It is not just the leader who affects the whole congregation, but the people that are being led also. Leviticus 4:13-21 discusses how the whole congregation is responsible for the sin that takes place within their midst. This truth still carries on today; whatever you do in sin affects those within your community. From “minor” sins like lying and gossipping, to “major” sins like being sexually immoral; these all have results and those results are deadly. The whole congregation of people has an obligation to confront the sin in their midst (in a loving way) and remove that practice from their group (see 1 Corinthians 5).

Church, we need to do better about both confessing sin and confronting it within our midst. When we allow sin to continue unchecked in our churches and homes, we are allowing a deadly cancer to affect everyone within. Leaders, you are responsible for making sure that the people you are leading are taken care of and being as holy as possible for God’s presence. Those of you who are being led, you have a responsibility for keeping your leaders accountable and for doing everything you can to personally confess and deal with your sin. We can all improve in this area, as difficult and awkward as it can be to admit to our faults. However, there is much peace and healing that comes from confessing and confronting the sins in our lives (James 5:16).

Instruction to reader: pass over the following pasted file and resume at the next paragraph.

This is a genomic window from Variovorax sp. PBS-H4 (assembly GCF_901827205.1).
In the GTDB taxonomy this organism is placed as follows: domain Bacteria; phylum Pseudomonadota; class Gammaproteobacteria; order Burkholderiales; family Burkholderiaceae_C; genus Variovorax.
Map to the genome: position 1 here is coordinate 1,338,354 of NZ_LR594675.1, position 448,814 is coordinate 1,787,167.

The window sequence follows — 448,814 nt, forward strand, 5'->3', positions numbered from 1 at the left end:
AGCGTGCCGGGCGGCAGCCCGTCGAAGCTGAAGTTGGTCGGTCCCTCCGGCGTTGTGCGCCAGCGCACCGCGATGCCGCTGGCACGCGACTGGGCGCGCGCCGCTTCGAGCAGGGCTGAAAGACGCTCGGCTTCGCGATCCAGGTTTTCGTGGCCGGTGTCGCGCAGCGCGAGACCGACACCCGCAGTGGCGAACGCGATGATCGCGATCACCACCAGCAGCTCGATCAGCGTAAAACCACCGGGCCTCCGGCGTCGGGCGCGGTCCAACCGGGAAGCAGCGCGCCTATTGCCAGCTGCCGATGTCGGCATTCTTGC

-Talon Paul

Links to today’s Bible reading – Leviticus 3-4 and Psalm 7-9

Sin is Serious – And So is Mercy

Today’s Bible Reading – Genesis 35 & 36 and Matthew 18

I have watched just enough mobster movies to know the awful fate of those who anger the mafia boss and receive the “cement shoes” treatment. That is the vision that always comes to mind when I read of the seriousness of leading a child to sin. “And whoever receives one such child in My name, receives Me;  but whoever causes one of these little ones who believe in Me to sin, it is better for him that a heavy millstone be hung around his neck, and that he be drowned in the depths of the sea.” (Matthew 18:5,6 NASB) Jesus was giving a pretty heavy answer to the disciples who had asked who would be greatest in the kingdom. He answered that instead of trying to be great, they should focus on being childlike instead – not immature (we see enough of that), but humble, knowing that they don’t know everything and they need a Father and a Savior. And while the child is standing in their midst – Jesus commends those who welcome a child and blasts those who recklessly (or accidentally?) lead a child to sin. As a parent and a Christian this is a strong warning that I will be judged based on how I am spiritually leading and guiding God’s children. I do not know where the line will be drawn. We might be able to safely point out some cases that would definitely receive Jesus’ condemnation (those who exploit children and youth for sex trafficking, pornography, cults or gangs). But what of the parent who signs their child up for the youth sports, campouts and Sunday morning jobs knowing it will take them away from opportunities for God’s little children to grow closer to Him? I don’t know. But it seems wise to do my best to err on the side of caution. What else can I be doing to spiritually guide His children away from sin? Life is easier when you don’t feel the weight of a millstone around your neck or cement hardening in your shoes.